As Luis Suarez and Co took their place on the pitch to face Egypt on Friday, their coach Oscar Tabarez was being helped to the dug-out, using a crutch and the hand of an assistant to scale the steps of the Ekaterinburg Arena.
The 71-year-old, who has been in charge of the national team since 2006, is managing in his third World Cup with Uruguay.
But as his side battle to reach the knockout stages and continue their impressive recent record in major tournaments, the coach has another fight on his hands.
Tabarez suffes from Guillain-Barre syndrome, a rare and degenerative disease that attacks the body’s nervous system and causes muscular weaknesses in the limbs and chest. It can eventually cause paralysis.
The manager was diagnosed with the serious condition in 2016 and was expected to leave his post for the sake of his health.
At the time, he required a Zimmer frame and an electric wheelchair but vowed to carry on working.
‘I am not living with any pain. This neuropathy sometimes causes me problems, especially to walk. But since this is a chronic illness, sometimes I am a little better,’ he said at the time.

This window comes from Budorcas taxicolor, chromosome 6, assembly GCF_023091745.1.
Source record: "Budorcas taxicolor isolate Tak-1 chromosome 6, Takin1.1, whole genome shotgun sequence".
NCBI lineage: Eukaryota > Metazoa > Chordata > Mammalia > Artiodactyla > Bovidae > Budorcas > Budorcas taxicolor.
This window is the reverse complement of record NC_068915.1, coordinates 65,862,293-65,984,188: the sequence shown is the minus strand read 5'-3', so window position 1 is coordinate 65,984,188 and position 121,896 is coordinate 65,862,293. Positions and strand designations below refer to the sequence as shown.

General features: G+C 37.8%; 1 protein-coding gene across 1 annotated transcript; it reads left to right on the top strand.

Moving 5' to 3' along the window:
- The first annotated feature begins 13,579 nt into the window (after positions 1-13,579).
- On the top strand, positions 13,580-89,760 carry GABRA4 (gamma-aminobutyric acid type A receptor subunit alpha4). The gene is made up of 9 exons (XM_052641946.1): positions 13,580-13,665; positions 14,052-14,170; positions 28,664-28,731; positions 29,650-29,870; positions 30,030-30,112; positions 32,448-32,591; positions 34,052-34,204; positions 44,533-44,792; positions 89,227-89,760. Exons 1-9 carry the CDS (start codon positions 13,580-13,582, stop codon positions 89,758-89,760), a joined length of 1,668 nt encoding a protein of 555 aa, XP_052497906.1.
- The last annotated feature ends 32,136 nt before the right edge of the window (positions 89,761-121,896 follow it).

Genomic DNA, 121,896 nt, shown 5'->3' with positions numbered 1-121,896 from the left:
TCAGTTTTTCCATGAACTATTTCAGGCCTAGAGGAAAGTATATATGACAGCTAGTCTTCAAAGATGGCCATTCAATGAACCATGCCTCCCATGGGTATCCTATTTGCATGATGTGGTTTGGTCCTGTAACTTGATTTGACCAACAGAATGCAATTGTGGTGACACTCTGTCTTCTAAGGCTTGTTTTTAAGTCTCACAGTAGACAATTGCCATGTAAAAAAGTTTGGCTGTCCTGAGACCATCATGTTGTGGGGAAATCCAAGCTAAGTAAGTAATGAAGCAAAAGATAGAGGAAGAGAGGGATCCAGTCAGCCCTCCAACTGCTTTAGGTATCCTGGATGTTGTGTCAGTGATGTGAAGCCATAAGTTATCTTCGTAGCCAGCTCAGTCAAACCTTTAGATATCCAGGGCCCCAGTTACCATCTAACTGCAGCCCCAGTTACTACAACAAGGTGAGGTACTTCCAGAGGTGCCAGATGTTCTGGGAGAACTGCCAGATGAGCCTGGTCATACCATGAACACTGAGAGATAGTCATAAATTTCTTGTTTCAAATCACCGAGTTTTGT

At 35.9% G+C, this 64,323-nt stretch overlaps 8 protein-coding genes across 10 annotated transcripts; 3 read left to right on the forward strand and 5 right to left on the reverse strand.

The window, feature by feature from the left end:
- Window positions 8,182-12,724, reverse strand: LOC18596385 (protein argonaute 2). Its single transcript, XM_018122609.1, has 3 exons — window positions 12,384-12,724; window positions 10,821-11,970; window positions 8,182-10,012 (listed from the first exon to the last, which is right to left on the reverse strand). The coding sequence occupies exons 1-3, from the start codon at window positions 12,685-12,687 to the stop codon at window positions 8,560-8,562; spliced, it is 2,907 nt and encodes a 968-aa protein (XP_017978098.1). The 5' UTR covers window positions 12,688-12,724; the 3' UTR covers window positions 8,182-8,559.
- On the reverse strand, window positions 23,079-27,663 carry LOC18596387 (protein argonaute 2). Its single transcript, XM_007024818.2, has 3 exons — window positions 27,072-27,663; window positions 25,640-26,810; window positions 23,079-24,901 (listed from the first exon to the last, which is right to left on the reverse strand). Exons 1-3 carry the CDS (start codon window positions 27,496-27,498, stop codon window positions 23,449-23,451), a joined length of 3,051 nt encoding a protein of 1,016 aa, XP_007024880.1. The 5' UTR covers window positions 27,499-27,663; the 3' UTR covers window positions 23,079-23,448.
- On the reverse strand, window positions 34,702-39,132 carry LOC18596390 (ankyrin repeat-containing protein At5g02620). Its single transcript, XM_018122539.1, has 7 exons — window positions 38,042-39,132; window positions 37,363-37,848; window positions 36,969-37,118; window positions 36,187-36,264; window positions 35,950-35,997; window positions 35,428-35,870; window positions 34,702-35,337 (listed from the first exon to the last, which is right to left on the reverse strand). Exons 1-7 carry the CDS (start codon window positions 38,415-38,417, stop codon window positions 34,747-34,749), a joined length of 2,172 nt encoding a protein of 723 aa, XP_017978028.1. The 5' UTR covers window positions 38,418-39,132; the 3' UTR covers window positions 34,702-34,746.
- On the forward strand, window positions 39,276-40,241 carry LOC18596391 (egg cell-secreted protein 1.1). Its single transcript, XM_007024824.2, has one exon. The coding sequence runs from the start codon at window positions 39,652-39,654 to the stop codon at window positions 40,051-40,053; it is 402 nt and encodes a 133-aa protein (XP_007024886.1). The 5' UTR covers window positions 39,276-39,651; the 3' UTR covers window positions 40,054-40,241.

His condition improved somewhat in the lead up to the showpiece in Russia but he still needs crutches and those around him to help his ailing body cope with the demands of international management.
On Friday in Yekaterinburg, he had to be helped by a member of his backroom staff to his seat, where he watched his side begin their Group A campaign in Russia.
Tabarez took Uruguay to the semi-finals in 2010, thanks in no small part to Luis Suarez’s ‘save’ in the quarter-final against Ghana.
They were knocked out at the last-16 stage four years later but in Russia they are tipped to go deep into the tournament once more.
Their veteran coach is nicknamed ‘El Maestro’ (The Teacher) because he used to work at a school and has improved the side’s disciplinary problems.
On the field on Friday, however, his side laboured against their unfancied opponents – who were without Mo Salah from the start.